Keep on running and you’ll keep on getting the girls. The science proves that long-distance runners attract more women.
A recent study carried out by a Cambridge University scientist has showed that women are sexually attracted to long-distance runners since, throughout most of our history, endurance runners have traditionally been the very best hunters.
What has long-distance running got to do with hunting animals, you might ask? Quite a lot, in fact. As anyone who has read Christopher McDougall’s book, Born to Run, will know, prehistoric man used to hunt prey not by out-sprinting it but by pursuing it over long distances. They would chase other mammals tirelessly for hours, gradually wearing them down until they collapsed. This is known as persistence hunting and continues to be used by tribes in certain parts of Africa.
It’s thanks to Dr Danny Longman, from Cambridge University’s department of biological anthropology, that we now know about the connection between endurance running and sexual attraction.
Everything to do with evolution always comes down to getting the best possible genes for your children. That’s because you want your child to survive; that’s the way your genes live on after you die. So whether you’re aware of it or not, every sexual behaviour is motivated by your desire to unite your genes with genes that are better, if possible, than yours – so as to give your child the best possible chance in life.
Longman explains how skills at endurance running are a great indicator of health, fitness, and genetic quality. Endurance running could be an attractive trait because it reflects underlying health. If you had poor genes and were more inclined to illness, you’d be less likely to be a long-distance runner.
However there are more specific reasons why long-distance runners are so sexy. Back in prehistoric times females were easily seduced by the promise of regular food, and the best endurance runners brought home the lion’s share. By successfully tracking and outwitting their prey, the best hunters were also proving they are intelligent – another genetic factor that females subconsciously wanted to pass onto their child. Even those hunters who shared out their meat among the entire tribe were considered to be more attractive, because it was a sign of generosity in their genes.
Longman was pretty thorough in his study. He wanted to prove that testosterone was much higher in endurance runners than in other human beings. To do this he had to to carry out a proven testosterone test by measuring the index and ring fingers of runners.
It’s known as the 2D:4D ratio – as in second digit and fourth digit. If your second digit (index finger) is shorter than your fourth digit (ring finger), this means you’re more testosterone-fuelled, as it’s a sign you were exposed to high levels of testosterone in the womb.
The testosterone test
Longman worked with the organisers of the annual Robin Hood Half Marathon in Nottingham. Using a cross-section of 542 runners, from beginners to elite (439 of them male, 103 female), he approached the runners just after they had crossed the finish line and asked to measure their finger lengths by taking a photocopy of their right hands. Surprisingly, every runner agreed.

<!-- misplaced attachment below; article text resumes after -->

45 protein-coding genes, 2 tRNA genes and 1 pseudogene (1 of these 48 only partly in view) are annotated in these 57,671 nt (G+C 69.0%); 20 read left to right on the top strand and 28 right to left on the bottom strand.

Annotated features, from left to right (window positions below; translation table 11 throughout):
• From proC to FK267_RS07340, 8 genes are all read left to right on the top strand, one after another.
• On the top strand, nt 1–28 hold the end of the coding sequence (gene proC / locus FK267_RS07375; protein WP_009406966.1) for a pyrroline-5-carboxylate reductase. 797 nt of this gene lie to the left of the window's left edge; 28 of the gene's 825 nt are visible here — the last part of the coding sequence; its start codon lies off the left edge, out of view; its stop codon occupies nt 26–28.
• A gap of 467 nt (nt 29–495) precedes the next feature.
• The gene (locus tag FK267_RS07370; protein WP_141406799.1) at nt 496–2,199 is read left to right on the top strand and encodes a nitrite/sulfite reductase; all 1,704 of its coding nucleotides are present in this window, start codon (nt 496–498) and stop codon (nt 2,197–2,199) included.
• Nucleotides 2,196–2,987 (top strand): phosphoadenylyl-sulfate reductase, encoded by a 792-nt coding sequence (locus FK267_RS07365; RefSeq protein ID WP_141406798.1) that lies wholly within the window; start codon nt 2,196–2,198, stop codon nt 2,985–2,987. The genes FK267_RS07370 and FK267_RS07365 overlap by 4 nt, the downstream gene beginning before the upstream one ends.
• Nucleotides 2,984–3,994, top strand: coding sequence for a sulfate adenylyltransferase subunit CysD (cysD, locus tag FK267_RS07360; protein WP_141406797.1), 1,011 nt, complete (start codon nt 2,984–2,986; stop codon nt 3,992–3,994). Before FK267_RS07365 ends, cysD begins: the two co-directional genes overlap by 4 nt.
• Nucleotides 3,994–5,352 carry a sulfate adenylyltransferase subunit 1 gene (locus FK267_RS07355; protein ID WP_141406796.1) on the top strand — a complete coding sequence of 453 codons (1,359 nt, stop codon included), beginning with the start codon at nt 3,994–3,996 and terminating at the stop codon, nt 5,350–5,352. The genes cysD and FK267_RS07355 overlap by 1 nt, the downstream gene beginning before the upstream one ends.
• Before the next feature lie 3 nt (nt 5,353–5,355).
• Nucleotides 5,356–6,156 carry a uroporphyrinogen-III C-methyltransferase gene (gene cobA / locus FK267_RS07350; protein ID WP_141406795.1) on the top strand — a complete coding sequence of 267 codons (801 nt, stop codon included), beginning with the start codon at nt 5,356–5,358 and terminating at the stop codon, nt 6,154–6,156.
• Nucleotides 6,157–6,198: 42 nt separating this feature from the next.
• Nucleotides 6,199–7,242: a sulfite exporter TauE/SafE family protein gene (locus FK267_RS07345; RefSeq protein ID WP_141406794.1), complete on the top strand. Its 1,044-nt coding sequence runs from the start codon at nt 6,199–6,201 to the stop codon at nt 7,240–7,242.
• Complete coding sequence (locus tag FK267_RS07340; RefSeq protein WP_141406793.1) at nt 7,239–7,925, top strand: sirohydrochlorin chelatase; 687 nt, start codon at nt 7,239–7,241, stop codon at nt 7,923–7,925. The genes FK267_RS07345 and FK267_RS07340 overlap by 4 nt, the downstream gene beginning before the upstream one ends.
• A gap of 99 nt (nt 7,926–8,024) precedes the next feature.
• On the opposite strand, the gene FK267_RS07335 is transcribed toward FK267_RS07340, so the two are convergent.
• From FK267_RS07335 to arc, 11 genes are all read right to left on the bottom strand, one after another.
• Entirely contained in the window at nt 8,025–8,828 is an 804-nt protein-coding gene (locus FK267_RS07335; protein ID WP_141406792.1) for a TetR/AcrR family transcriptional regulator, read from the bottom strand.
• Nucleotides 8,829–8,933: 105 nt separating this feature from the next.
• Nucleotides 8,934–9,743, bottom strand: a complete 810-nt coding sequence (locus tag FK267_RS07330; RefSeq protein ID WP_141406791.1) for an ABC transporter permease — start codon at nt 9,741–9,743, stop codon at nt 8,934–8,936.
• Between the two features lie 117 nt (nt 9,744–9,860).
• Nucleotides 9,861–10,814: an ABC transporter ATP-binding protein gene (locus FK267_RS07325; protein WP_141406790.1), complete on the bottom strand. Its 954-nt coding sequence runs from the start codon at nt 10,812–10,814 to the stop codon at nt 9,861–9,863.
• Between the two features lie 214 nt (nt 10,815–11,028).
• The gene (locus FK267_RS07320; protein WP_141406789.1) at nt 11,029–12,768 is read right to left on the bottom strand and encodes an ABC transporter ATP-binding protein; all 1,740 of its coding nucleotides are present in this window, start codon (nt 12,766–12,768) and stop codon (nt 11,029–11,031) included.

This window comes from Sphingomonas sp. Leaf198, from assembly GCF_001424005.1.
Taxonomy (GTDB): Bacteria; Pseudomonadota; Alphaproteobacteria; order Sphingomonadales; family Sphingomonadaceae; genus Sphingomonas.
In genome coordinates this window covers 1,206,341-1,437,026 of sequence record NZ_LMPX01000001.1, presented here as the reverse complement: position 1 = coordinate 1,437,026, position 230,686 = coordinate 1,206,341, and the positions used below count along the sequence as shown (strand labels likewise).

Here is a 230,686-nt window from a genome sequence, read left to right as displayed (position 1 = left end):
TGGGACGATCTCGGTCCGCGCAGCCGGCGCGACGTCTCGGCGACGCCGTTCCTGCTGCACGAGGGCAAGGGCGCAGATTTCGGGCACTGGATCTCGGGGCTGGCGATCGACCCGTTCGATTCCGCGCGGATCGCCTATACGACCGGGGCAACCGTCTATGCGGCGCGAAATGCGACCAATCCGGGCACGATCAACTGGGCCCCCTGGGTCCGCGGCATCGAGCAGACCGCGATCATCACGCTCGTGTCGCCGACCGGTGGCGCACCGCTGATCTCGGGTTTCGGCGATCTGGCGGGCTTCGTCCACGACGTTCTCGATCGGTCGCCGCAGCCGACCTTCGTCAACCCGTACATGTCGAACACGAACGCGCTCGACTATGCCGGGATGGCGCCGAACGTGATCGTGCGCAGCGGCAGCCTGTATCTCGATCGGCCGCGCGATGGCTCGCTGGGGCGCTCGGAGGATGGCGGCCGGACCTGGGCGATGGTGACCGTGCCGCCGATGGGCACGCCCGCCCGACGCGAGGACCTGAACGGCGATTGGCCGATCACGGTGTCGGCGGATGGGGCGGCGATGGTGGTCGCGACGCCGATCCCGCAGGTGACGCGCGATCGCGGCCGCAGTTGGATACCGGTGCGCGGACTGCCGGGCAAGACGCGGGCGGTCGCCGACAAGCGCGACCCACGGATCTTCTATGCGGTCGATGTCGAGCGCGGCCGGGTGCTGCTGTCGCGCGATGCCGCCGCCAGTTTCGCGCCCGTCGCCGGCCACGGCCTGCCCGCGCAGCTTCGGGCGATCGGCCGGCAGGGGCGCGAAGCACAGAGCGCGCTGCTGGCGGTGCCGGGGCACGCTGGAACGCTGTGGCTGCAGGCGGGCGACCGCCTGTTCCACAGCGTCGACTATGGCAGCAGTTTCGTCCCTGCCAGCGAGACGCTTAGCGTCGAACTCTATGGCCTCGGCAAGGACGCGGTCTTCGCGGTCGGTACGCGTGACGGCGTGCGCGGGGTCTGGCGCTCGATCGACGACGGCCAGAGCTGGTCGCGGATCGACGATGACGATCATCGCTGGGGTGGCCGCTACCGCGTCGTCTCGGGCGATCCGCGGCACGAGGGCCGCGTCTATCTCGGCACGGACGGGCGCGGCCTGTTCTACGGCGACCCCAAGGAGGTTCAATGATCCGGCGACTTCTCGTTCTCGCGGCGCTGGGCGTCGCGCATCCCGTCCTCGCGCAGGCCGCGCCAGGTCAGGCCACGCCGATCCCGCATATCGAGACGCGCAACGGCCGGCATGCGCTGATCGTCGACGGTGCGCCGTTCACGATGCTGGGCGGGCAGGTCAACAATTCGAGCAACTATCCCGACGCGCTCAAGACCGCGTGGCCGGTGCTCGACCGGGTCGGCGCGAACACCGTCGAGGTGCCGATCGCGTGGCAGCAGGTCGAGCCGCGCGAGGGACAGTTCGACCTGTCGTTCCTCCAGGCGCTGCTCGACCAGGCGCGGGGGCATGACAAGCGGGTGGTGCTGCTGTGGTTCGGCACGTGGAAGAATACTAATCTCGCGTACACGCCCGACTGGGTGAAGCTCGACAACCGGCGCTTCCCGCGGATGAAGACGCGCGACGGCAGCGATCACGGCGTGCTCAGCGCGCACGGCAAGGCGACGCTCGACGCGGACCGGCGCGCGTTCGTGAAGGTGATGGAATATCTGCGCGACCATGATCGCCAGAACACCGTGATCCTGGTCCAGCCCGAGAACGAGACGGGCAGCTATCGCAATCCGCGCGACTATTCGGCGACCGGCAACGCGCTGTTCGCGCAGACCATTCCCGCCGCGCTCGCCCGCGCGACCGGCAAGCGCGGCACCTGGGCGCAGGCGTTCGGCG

There was plenty of euphoria as the runners crossed the finish line so it was an excellent opportunity to ask them to do the test. It was 30 seconds or so after the end of the race, so we gave them time to cool down a little. They were all very interested in what we were doing, but also unsure how a photocopy of their hand could help.
The photocopy was important because Longman and his Cambridge University colleagues wanted to measure the digits very accurately using electronic callipers. And their suspicions were correct: the top 10% of the male runners with the most masculine digit ratios were, on average, 24 and a half minutes faster over the race than the bottom 10% with the least masculine digit ratios. Among the women, the top 10% were 12 minutes faster than the bottom 10%.
While this research is certainly important for understanding prehistoric man, what does it have to do with modern-day runners, on their athletics tracks, park routes, city streets, and gym treadmills? Is it simply proof that we can successfully pick up the fairer sex?
These results are vital in the context of our evolution. But how relevant is this when hunting isn’t important in our society – especially Western society? The main point for runners today would be a bit more philosophical. Our results support the theory that endurance running plays an important role in determining our development as a species and, because of that, running is a basic part of who we are. Now, when you go out for a run, for instance, you can probably feel as if you are more connected to your evolutionary roots through the activity of running.
Whatever the long-term implications of the research, it’s good to know that prowess in distance running can improve your sex life. So next time you boast about having plenty of stamina, and being able to keep going for ages, you’ll be doubly correct.